Lorna Sass, in her book Whole Grains Every Day, Every Way sings the praises of oatmeal:

“Although it’s likely that most Americans never get beyond oatmeal and oatmeal cookies, with their mild flavor, delicate sweetness and pleasing texture, oats can easily play a much larger role in everyday meals. When cooked they are equally chewy and creamy, a felicitous combinaton. The bran layer is so soft that it calls no attention to itself, making oats a welcome component of dessert puddings as well as savory dishes. All forms of oats – from whole to rolled to flour – are considered whole grain, which means they contain the same proportion of bran, germ, and endosperm as the oat kernel.”

“The soluble fiber in oats that has been shown to lower blood cholesterol is the very ingredient that gives body, smooth texture, and a beautiful sheen to soups. In pilafs, oats add a chewy heartiiness that is at home with sweet vegetabels such as scarrots and beets. In the dessert category, rolled oats are ideal of crisp toppings, chewy bottom crusts, and superlative cookies, and oat flour creates delightful scones and light muffins.”

Baking with Oats

You can substitute oats for up to ⅓ of the flour in many recipes. You can also grind rolled oats in a blender or food processor to create oat flour.

According to the King Arthur Flour Whole Grain Baking book,

“Oats have a comforting, nutty, slightly sweet flavor that most people find appearling; rolled oats are chewy without being hard. Oats are neutral enough to pair well with savory and sweet; they’re often used as a meat extender. Oat flour is a good thickener for soups, gravies, and stews. … Oats and oat flour are often added to make dough more moist, or to give a nice nubby texture to the finished product. Oats make a wonderful addition to yeast breads, both for their moisture retention and their flavor; they can make up to one third of the volume of the flour in a loaf before they begin to weight it down too much.”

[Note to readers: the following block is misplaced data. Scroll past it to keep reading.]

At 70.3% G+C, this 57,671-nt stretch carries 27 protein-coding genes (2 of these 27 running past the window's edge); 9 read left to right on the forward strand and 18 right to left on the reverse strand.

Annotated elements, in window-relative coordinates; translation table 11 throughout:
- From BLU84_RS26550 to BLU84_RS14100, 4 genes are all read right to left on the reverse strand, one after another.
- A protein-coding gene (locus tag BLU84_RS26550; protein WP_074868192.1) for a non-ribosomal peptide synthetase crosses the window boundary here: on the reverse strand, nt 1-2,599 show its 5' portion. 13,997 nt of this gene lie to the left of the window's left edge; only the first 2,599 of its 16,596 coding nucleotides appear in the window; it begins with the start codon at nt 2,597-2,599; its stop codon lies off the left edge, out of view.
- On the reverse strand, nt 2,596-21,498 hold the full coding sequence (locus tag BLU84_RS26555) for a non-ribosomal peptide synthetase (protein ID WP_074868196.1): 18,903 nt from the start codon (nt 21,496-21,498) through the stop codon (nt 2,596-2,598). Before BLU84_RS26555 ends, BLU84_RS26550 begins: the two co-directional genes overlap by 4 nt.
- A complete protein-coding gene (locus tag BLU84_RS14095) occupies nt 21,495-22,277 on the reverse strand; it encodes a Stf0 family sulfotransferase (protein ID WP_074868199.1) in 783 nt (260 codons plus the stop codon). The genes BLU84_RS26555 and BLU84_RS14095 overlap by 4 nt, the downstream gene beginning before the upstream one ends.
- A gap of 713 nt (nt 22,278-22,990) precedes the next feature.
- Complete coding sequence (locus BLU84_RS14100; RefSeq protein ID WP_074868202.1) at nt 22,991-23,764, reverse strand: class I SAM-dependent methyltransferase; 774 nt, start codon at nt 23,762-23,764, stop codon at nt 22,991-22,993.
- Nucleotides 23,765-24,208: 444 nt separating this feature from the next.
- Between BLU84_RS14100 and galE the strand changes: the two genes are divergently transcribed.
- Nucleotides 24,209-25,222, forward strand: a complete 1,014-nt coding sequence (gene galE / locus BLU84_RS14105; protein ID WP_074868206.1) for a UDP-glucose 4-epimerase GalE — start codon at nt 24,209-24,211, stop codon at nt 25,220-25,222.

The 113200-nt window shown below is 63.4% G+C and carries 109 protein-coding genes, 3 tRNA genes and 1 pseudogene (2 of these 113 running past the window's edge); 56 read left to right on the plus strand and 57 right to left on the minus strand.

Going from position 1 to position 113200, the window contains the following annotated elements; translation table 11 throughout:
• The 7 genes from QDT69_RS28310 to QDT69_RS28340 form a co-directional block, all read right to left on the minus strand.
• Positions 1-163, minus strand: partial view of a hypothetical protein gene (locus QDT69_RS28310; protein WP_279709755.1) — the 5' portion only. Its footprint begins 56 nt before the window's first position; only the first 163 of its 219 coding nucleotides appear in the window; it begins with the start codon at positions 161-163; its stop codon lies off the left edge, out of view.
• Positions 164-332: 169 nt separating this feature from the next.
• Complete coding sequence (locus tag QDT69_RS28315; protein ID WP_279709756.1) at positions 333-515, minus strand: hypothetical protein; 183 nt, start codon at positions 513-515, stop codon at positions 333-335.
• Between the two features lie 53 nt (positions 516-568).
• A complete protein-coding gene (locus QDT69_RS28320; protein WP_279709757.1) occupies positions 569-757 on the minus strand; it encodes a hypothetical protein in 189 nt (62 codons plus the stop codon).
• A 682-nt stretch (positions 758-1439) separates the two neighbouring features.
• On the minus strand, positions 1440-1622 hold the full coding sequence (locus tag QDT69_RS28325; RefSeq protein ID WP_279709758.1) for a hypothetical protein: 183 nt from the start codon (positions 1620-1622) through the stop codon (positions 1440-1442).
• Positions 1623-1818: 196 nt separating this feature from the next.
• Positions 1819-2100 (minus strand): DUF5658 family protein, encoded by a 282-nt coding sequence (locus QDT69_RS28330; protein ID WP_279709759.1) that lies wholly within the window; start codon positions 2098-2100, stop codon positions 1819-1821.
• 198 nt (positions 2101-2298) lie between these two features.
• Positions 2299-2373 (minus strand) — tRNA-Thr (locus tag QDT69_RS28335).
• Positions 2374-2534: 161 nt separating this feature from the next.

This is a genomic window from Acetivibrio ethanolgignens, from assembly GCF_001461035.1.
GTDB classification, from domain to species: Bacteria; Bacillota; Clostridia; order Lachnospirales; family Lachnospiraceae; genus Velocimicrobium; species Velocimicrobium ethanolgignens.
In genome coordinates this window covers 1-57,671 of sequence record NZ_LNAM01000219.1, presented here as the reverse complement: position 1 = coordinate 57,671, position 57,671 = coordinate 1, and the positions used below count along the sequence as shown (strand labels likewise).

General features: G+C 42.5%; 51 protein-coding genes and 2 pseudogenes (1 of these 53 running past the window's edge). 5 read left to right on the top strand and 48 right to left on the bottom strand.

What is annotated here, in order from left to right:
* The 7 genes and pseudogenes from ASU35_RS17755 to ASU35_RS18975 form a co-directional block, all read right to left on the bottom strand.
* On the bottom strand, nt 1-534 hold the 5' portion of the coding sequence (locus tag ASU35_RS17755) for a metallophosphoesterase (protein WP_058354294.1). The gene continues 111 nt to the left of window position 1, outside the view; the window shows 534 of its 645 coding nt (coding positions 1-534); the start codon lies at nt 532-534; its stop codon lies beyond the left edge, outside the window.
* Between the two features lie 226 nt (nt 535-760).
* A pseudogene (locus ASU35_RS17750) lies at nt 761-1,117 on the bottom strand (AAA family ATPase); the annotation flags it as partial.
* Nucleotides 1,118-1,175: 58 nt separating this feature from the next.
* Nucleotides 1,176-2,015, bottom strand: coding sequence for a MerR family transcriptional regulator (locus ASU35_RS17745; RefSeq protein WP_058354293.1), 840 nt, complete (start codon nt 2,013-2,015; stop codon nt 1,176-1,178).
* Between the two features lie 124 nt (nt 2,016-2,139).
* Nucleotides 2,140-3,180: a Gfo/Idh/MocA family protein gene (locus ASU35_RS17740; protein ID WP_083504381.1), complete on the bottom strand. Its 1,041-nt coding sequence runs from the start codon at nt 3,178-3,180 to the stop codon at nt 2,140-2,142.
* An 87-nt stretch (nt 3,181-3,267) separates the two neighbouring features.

Cooking Oatmeal for Breakfast

Specifics vary according to the different forms of oats:

Generally, you bring water to a boil, add oats, then reduce heat and simmer, stirring occasionally to prevent sticking, until oats are to your taste. Some people like their oats very tender, while others like a bit of bite remaining. Some prefer more liquid in their porridge, while others like it stiffer and dryer. If you like your oats on the creamier side, start by putting the oats in cold water, then bring to a boil.

Here are some starting guidelines for different kinds of oats. Experiment, and adjust them to your own taste.

kind water  oats  time
Oat Groats 4 cups    1 cup    60 minutes
Steel-cut Oats    4 cups 1 cup 30 minutes
Rolled Oats 2 cups 1 cup 10 minutes

If you prefer the taste and texture of steel-cut oats but find yourself short of time, there are plenty of ways to shortcut the cooking time. You can cook a few days’ worth at a time, then just warm up the leftovers. You can bring the water to a boil the night before, throw in the oats, and leave them covered on the stove, and you’ll find it takes only about 10 minutes to finish them off in the morning. Or, you can boil them for a few minutes then head out to the gym for your morning workout. Your oats will be warm and waiting for you when you return. We even know friends who use a slow cooker for 8 hours while they sleep, so they can wake up to freshly-made steel-cut oats. 

In theory you can microwave oats. We’ve never done it without having the whole dish erupt like a volcano all over the microwave. We’re told that the solution is a really big bowl, and half-power on most microwaves, but we tend to just use the shortcuts above, instead. If you have a successful approach for microwaving oats, email us and we’ll post it here.